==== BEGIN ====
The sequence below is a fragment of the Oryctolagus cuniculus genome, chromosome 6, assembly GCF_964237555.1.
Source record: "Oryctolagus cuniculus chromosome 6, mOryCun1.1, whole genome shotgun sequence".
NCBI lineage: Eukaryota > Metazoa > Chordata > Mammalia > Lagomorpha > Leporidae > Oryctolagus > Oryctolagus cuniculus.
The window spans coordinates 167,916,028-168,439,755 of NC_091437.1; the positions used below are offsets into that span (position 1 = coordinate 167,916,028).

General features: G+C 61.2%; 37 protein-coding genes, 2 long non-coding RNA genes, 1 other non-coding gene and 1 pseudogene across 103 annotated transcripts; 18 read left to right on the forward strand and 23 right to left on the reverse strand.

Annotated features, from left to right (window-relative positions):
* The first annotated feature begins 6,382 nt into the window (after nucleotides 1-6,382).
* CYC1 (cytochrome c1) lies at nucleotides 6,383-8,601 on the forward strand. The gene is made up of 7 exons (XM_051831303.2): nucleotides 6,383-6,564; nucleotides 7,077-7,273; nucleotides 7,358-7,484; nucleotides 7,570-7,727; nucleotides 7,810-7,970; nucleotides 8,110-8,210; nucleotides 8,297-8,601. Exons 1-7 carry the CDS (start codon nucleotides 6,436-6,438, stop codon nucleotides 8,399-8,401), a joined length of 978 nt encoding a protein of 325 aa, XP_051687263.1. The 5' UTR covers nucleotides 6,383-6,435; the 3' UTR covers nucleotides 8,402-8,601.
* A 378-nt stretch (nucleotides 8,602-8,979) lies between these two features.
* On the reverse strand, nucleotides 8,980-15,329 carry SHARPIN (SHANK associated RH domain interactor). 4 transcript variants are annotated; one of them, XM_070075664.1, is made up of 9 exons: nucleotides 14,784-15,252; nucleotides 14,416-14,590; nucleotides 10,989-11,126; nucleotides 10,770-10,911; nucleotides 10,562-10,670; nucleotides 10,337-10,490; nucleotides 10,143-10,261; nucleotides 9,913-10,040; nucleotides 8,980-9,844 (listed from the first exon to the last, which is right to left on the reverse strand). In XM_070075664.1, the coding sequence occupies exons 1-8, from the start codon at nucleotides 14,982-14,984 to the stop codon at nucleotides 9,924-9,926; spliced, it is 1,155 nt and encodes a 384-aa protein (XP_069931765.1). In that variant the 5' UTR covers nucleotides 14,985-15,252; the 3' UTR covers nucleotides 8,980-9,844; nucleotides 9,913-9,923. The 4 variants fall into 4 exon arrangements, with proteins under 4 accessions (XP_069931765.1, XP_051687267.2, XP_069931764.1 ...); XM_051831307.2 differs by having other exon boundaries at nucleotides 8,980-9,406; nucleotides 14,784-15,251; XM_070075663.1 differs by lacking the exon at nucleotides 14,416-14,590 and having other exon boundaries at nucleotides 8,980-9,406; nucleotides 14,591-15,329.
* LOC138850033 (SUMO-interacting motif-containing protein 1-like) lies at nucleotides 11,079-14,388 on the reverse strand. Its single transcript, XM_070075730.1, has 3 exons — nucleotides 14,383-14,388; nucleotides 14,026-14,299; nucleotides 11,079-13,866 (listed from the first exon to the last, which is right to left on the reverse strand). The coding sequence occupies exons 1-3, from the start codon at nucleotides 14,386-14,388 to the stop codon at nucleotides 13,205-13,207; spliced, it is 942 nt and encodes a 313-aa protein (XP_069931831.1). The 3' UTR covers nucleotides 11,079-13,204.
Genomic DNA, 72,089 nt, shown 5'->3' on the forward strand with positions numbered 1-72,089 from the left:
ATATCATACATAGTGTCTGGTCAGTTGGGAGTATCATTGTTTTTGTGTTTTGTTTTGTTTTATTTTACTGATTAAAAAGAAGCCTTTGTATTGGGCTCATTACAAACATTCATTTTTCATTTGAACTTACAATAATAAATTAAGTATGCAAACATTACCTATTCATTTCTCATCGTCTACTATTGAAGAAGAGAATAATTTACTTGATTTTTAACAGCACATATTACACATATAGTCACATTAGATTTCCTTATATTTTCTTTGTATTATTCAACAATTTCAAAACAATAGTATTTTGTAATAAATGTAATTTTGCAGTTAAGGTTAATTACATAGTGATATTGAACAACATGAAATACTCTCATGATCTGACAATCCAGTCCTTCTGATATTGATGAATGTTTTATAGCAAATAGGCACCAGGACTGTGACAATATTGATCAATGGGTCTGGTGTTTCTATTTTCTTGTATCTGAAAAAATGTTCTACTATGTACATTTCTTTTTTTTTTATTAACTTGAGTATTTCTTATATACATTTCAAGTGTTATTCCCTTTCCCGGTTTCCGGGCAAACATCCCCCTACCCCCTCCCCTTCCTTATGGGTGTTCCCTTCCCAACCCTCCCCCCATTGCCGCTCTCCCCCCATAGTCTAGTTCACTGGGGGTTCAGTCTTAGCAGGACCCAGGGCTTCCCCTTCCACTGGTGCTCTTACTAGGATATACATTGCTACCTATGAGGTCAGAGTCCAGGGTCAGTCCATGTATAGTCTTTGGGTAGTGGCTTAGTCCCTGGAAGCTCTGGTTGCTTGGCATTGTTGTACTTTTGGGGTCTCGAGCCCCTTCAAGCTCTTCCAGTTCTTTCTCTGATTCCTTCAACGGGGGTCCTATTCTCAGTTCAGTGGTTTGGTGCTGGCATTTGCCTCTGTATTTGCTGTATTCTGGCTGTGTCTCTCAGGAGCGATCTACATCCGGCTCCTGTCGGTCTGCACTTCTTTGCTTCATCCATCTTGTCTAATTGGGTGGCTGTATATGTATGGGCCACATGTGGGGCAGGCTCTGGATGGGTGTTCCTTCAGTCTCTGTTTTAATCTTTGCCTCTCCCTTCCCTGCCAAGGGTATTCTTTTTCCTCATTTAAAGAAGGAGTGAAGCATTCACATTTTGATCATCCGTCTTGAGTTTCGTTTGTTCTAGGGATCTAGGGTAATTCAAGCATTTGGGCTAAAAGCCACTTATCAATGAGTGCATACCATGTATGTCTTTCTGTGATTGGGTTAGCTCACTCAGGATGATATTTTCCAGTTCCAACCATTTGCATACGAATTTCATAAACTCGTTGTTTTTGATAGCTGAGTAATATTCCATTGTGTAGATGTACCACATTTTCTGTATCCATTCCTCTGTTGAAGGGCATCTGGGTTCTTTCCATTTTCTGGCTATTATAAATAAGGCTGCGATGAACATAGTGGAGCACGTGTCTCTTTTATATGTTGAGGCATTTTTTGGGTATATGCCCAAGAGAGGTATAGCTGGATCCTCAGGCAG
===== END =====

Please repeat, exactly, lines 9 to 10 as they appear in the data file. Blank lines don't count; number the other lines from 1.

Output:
* A 378-nt stretch (nucleotides 8,602-8,979) lies between these two features.
* On the reverse strand, nucleotides 8,980-15,329 carry SHARPIN (SHANK associated RH domain interactor). 4 transcript variants are annotated; one of them, XM_070075664.1, is made up of 9 exons: nucleotides 14,784-15,252; nucleotides 14,416-14,590; nucleotides 10,989-11,126; nucleotides 10,770-10,911; nucleotides 10,562-10,670; nucleotides 10,337-10,490; nucleotides 10,143-10,261; nucleotides 9,913-10,040; nucleotides 8,980-9,844 (listed from the first exon to the last, which is right to left on the reverse strand). In XM_070075664.1, the coding sequence occupies exons 1-8, from the start codon at nucleotides 14,982-14,984 to the stop codon at nucleotides 9,924-9,926; spliced, it is 1,155 nt and encodes a 384-aa protein (XP_069931765.1). In that variant the 5' UTR covers nucleotides 14,985-15,252; the 3' UTR covers nucleotides 8,980-9,844; nucleotides 9,913-9,923. The 4 variants fall into 4 exon arrangements, with proteins under 4 accessions (XP_069931765.1, XP_051687267.2, XP_069931764.1 ...); XM_051831307.2 differs by having other exon boundaries at nucleotides 8,980-9,406; nucleotides 14,784-15,251; XM_070075663.1 differs by lacking the exon at nucleotides 14,416-14,590 and having other exon boundaries at nucleotides 8,980-9,406; nucleotides 14,591-15,329.